Digital disruption of traditional business models across Australia and worldwide has never been more prominent.
The music, video rental, transport and accommodation industries have been seriously impacted.
One of the first disruptors in the internet age was the arrival of email, which has been death by a thousand cuts for the traditional mail system.
Statistics show that Australia Post’s mail service has been declining by five per cent each year since 2008, as customers move from the physical world to the digital.
As a result, Australia Post has gradually raised the cost of traditional mail with stamp costs reaching $1 in January 2016 – up from 70 cents previously.
Large corporates have moved swiftly to pass on these increased costs by charging customers for paper bills.
Energy Australia, for example, has announced that both electricity and gas bills received in the post will result in customers incurring a $1.69 fee per bill – or the equivalent of an extra $6.76 per year for households to receive their quarterly bills.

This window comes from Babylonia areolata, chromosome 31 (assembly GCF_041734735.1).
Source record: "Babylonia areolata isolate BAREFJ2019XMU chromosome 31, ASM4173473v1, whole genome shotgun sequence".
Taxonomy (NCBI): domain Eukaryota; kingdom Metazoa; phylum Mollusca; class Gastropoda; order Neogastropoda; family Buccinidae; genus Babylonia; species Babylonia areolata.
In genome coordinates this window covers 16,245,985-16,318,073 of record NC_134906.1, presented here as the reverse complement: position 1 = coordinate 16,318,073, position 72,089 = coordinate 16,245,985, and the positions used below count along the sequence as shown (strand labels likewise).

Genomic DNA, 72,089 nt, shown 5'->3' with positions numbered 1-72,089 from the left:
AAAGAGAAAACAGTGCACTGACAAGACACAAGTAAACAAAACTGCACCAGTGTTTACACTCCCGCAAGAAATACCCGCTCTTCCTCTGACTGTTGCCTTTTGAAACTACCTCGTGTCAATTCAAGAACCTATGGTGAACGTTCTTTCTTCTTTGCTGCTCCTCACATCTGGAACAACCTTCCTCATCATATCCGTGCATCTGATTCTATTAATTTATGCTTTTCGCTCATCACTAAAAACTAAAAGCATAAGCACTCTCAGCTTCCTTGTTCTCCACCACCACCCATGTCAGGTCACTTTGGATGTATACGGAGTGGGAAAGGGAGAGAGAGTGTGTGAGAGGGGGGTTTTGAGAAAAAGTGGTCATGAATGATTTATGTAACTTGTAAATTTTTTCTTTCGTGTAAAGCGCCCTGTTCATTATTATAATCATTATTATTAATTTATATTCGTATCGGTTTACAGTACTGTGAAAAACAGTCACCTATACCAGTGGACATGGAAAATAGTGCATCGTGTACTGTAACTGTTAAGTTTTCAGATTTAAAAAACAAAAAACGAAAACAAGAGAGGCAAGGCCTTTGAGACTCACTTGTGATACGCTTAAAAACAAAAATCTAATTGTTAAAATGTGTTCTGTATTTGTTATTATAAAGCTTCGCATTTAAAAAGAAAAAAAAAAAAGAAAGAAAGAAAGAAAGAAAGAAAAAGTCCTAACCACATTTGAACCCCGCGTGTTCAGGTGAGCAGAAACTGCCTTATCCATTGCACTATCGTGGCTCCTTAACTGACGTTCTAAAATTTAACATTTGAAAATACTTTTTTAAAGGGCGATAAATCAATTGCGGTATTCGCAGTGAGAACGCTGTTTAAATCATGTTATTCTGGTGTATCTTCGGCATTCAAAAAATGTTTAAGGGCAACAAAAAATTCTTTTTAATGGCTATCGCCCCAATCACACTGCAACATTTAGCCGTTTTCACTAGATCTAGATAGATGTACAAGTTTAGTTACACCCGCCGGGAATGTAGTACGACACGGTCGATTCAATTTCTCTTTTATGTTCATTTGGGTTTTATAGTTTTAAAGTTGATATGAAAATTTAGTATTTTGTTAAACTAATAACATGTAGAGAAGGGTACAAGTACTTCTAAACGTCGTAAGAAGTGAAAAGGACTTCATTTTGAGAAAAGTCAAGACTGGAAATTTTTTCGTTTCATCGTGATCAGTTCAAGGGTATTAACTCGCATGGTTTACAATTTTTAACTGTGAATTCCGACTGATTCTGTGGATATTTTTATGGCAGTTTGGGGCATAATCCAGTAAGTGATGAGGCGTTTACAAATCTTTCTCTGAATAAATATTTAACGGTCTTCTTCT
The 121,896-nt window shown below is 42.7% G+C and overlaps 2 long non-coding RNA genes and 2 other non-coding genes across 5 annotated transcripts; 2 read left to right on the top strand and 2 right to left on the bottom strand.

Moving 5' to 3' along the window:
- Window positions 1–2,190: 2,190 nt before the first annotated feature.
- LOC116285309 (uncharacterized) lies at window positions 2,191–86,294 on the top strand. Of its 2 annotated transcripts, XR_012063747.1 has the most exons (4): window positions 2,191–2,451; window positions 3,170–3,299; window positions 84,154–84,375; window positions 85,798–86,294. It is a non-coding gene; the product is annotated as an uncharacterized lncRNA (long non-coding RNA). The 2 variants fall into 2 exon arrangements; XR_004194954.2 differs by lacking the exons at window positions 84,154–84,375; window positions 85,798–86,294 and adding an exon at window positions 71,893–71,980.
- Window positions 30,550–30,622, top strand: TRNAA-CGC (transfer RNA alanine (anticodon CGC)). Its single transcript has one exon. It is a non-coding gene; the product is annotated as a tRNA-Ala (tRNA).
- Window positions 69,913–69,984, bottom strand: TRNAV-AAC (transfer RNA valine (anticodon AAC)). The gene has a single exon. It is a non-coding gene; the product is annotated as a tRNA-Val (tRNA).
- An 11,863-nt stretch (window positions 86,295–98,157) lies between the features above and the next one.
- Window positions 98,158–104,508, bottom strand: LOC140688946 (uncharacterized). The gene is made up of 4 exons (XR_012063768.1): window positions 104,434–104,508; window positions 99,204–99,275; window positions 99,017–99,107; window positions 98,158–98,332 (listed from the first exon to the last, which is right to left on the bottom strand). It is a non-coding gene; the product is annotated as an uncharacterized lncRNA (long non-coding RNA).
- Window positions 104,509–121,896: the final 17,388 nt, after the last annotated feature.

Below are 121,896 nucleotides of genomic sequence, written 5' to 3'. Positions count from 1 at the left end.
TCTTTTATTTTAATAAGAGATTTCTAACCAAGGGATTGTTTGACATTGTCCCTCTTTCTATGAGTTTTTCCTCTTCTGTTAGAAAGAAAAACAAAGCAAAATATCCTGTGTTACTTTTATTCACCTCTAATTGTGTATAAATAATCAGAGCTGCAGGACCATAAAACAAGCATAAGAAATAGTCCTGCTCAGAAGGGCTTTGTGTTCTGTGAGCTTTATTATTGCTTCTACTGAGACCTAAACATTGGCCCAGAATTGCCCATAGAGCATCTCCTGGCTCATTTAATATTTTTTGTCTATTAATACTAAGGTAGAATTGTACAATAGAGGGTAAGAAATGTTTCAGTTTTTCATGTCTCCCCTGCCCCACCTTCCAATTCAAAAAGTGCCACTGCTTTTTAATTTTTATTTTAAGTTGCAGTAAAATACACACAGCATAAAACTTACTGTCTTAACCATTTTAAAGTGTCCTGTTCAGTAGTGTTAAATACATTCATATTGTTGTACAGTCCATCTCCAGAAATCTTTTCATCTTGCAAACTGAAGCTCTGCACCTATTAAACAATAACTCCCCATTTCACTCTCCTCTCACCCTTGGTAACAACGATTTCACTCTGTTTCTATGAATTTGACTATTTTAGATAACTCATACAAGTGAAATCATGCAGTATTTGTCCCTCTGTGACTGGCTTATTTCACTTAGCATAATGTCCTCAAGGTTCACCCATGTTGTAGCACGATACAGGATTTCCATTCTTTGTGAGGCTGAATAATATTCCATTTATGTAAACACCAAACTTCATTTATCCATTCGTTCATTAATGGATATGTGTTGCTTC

Imagine that figure multiplied by several bills.
The truth is, large billers like energy and water utilities have been waiting for years for the justification to stop sending physical bills. The process of printing, packaging and posting bills, across decades, represents tens of millions of dollars spent on this.
Email has brought optimisation to their business model and these companies welcome the drive of consumers opting to go paperless.
The good news is there are even more compelling reasons to ditch the paper bills:
1) It’s environmentally friendly;
2) Searching an email inbox is much easier than trying to locate traditional paper files, and;
3) It’s more organised.
Going paperless will also mean the eventual extinction of the overflowing bills in-tray at home or in the office.
If you’re interested in switching to the ‘digital bill in-tray’ check out www.billin.com.au.
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